Heuristic is an adjective for experience-based techniques that help in problem solving, learning and discovery. Heuristics are "rules of thumb", educated guesses, intuitive judgments or simply common sense.
But exploratory testing is way more than that. We know this and sometimes we need to hold the mirror up to remind ourselves.
Exploratory testing gives us the opportunity to contribute to a product in a big way. This is an essential part of building products our customers want.
This collection of tips has helped me throughout my career as a testing professional. Far Beyond The Application 1. Exploratory testing is everywhere Don't fixate on working applications. Explore databases, systems diagrams, APIs, acceptance criteria, ideas, processes, feature files, assumptions, the UI, specifications.
Go and explore anything you can gather useful information from! Embrace the experimentation mindset Exploratory testing is an experiment mindset. Channel your curiosity and amplify your investigative approach. Seek out truth and discover answers to questions about risks and assumptions.
Testing is intimately connected to the same experimentation mindset used by the startup community. What is your current context?
Colleagues don't always make it easy, but as testers, we can be more. I'd seen, at a previous company, we could go faster by slowing down!
As odd as it sounds I knew it would work, and it did. Look outside your expectations of the role of a tester. In my case, I took time away from testing to present a two week release cycle process to the company, and it was absolutely the right thing to do.
What can you do to help your team, when you look beyond your usual daily tasks? For example, you could pair with a designer to explore mockups, collaborate on story writing with a product owner or help a developer investigate a problem on their local machine.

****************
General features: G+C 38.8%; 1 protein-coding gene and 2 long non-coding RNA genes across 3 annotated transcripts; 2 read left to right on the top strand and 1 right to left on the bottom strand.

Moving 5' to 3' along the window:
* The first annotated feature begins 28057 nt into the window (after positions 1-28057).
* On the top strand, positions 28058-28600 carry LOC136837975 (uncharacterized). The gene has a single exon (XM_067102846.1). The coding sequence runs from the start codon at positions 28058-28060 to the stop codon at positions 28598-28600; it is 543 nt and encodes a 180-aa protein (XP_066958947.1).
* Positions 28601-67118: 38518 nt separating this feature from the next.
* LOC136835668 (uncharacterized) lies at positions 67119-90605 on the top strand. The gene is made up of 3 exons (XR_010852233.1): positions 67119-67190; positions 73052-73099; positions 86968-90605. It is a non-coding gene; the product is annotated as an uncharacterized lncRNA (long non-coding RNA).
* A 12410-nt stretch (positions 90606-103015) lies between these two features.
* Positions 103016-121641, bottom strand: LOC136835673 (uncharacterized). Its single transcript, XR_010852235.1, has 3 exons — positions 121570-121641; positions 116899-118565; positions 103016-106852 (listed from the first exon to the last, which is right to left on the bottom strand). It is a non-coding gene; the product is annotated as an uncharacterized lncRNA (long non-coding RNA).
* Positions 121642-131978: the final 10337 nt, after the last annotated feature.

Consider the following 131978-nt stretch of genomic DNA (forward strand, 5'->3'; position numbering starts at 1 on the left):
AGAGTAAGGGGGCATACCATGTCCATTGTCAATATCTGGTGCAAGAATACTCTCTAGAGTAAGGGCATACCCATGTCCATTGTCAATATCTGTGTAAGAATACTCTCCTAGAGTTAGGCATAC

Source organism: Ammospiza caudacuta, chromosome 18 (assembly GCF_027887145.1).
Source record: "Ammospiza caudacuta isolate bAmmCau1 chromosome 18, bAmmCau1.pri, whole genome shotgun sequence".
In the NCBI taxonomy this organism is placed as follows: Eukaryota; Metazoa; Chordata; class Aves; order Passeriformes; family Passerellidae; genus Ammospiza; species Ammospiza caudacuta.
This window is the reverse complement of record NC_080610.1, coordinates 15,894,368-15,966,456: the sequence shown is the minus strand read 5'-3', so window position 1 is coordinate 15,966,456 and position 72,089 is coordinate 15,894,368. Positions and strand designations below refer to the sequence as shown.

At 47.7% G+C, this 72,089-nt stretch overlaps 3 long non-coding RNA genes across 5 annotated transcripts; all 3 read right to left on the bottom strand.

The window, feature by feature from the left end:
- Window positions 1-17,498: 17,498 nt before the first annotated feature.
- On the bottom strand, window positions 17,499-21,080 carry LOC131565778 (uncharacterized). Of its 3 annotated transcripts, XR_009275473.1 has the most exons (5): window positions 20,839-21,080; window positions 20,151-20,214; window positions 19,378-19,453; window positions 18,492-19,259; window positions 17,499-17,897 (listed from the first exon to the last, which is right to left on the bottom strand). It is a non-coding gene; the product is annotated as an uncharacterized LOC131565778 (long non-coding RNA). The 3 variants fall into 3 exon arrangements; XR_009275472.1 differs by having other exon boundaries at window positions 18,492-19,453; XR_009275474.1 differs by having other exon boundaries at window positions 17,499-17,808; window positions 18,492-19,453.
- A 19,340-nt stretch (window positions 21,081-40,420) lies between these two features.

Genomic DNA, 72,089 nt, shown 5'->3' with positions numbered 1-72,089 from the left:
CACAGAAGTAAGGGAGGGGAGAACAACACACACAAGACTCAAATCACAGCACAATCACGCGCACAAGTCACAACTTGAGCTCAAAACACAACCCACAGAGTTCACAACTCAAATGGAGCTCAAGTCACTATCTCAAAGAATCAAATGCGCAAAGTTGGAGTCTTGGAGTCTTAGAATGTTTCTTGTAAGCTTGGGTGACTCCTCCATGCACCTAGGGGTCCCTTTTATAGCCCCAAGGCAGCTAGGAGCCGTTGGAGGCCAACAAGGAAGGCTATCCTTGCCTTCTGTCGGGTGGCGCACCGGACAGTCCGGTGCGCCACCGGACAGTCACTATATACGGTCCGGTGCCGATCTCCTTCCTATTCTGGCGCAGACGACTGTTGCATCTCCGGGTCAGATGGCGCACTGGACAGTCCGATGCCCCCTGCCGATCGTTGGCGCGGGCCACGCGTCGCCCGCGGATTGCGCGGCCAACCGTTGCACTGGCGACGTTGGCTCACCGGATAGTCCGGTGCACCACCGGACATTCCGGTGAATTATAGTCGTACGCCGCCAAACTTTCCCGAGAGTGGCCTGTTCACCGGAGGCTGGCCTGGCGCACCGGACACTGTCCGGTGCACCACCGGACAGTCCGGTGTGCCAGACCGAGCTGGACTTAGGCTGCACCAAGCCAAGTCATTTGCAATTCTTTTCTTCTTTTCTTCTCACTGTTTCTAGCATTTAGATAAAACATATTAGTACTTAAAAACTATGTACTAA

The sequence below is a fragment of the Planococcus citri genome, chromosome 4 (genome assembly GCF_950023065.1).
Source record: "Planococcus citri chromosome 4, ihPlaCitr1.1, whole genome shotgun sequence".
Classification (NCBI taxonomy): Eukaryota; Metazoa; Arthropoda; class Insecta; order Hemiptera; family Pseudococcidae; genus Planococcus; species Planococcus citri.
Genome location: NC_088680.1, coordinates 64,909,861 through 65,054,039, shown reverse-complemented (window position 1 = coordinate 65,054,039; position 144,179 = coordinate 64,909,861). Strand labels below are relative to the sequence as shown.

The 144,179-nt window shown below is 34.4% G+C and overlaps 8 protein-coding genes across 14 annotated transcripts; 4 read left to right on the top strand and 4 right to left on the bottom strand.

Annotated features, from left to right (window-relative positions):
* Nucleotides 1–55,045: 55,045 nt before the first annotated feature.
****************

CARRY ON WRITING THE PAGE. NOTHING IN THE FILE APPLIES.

It has everything you need to become incredible at exploratory testing. Consider how exploratory testing fits into a strategic testing model An exploratory approach benefits from test charters, Session-Based Test Management and note-taking. Dan Ashby provides a useful model for how this all fits into the bigger picture.
Be Prepared To Explore 7. Define a goal for your session Give your exploratory session purpose. Become a charter-generating machine. Elisabeth Hendrickson provides an excellent template: Explore the shopping basket with the basket API to discover security vulnerabilities 8.
Frame your tests so they address risks What are some important risks?Here it is: the Quality Tree Software, Inc. Test Heuristics Cheat Sheet, formerly only available by taking one of our testing classes.
About ehendrickson. May 11, · Hi Friends, Please find below some tips on Testing with cheat sheet. Test Heuristics Cheat Sheet by Elisabeth Hendrickson - This is one of the best cheat sheat that you could find for testing. Heuristic Test Strategy Model by James Bach - Again, a must read.
Heuristic Risk-Based Testing by James Bach - A must read for all testers. Thanks. It took me a while to discover that I use many heuristics to guide my testing. Define a set of heuristics before exploration and refer to them to trigger ideas. The incredible Test Heuristics Cheat Sheet is a treasure trove.
Heuristics help you de-focus when you’re in too deep. Timebox your exploration. “Testing is the process of evaluating a product by learning about it through exploration and experimentation, which includes: questioning, study, modeling, Coping by cheat sheets “Test heuristics cheat sheet” by Elisabeth Hendrickson, Dale Emery und James Lyndsay.
Many of the designations used by manufacturers and sellers to distinguish their products are claimed as trademarks. Where those designations appear in this book, and The Pragmatic.
Heuristics Testing Definition - Heuristics testing is the testing of algorithms, code modules or other kinds of projects where testing strategies rely.